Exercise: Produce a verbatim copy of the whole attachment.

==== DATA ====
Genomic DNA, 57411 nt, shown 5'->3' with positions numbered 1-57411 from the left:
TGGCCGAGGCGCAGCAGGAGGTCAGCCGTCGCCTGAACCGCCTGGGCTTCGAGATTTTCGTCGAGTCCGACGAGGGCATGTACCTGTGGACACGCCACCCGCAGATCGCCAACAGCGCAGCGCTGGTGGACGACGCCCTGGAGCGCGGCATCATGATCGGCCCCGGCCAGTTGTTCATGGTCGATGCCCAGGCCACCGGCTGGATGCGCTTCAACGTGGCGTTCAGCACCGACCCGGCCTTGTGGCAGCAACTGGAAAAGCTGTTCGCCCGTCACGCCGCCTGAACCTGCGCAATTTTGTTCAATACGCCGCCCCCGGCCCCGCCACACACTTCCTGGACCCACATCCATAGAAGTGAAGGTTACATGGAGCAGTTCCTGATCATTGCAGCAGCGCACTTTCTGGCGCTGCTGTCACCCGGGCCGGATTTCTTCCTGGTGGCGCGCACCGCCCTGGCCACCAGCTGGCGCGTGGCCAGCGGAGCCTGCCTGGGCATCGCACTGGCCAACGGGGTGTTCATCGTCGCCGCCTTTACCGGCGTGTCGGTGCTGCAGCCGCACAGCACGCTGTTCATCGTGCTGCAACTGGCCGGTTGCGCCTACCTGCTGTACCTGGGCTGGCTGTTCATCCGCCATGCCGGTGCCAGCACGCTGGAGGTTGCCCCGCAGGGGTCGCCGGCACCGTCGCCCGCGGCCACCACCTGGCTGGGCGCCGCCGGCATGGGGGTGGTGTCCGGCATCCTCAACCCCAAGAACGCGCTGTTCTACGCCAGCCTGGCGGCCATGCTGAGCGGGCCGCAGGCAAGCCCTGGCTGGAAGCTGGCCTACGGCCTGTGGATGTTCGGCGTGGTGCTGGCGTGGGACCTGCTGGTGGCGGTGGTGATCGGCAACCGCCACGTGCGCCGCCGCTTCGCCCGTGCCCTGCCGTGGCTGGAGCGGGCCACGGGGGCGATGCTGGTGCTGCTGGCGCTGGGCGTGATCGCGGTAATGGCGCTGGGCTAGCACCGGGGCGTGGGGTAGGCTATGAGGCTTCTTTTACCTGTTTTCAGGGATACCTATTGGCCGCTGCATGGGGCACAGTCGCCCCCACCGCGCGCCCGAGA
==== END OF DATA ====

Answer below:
Genomic DNA, 57411 nt, shown 5'->3' with positions numbered 1-57411 from the left:
TGGCCGAGGCGCAGCAGGAGGTCAGCCGTCGCCTGAACCGCCTGGGCTTCGAGATTTTCGTCGAGTCCGACGAGGGCATGTACCTGTGGACACGCCACCCGCAGATCGCCAACAGCGCAGCGCTGGTGGACGACGCCCTGGAGCGCGGCATCATGATCGGCCCCGGCCAGTTGTTCATGGTCGATGCCCAGGCCACCGGCTGGATGCGCTTCAACGTGGCGTTCAGCACCGACCCGGCCTTGTGGCAGCAACTGGAAAAGCTGTTCGCCCGTCACGCCGCCTGAACCTGCGCAATTTTGTTCAATACGCCGCCCCCGGCCCCGCCACACACTTCCTGGACCCACATCCATAGAAGTGAAGGTTACATGGAGCAGTTCCTGATCATTGCAGCAGCGCACTTTCTGGCGCTGCTGTCACCCGGGCCGGATTTCTTCCTGGTGGCGCGCACCGCCCTGGCCACCAGCTGGCGCGTGGCCAGCGGAGCCTGCCTGGGCATCGCACTGGCCAACGGGGTGTTCATCGTCGCCGCCTTTACCGGCGTGTCGGTGCTGCAGCCGCACAGCACGCTGTTCATCGTGCTGCAACTGGCCGGTTGCGCCTACCTGCTGTACCTGGGCTGGCTGTTCATCCGCCATGCCGGTGCCAGCACGCTGGAGGTTGCCCCGCAGGGGTCGCCGGCACCGTCGCCCGCGGCCACCACCTGGCTGGGCGCCGCCGGCATGGGGGTGGTGTCCGGCATCCTCAACCCCAAGAACGCGCTGTTCTACGCCAGCCTGGCGGCCATGCTGAGCGGGCCGCAGGCAAGCCCTGGCTGGAAGCTGGCCTACGGCCTGTGGATGTTCGGCGTGGTGCTGGCGTGGGACCTGCTGGTGGCGGTGGTGATCGGCAACCGCCACGTGCGCCGCCGCTTCGCCCGTGCCCTGCCGTGGCTGGAGCGGGCCACGGGGGCGATGCTGGTGCTGCTGGCGCTGGGCGTGATCGCGGTAATGGCGCTGGGCTAGCACCGGGGCGTGGGGTAGGCTATGAGGCTTCTTTTACCTGTTTTCAGGGATACCTATTGGCCGCTGCATGGGGCACAGTCGCCCCCACCGCGCGCCCGAGA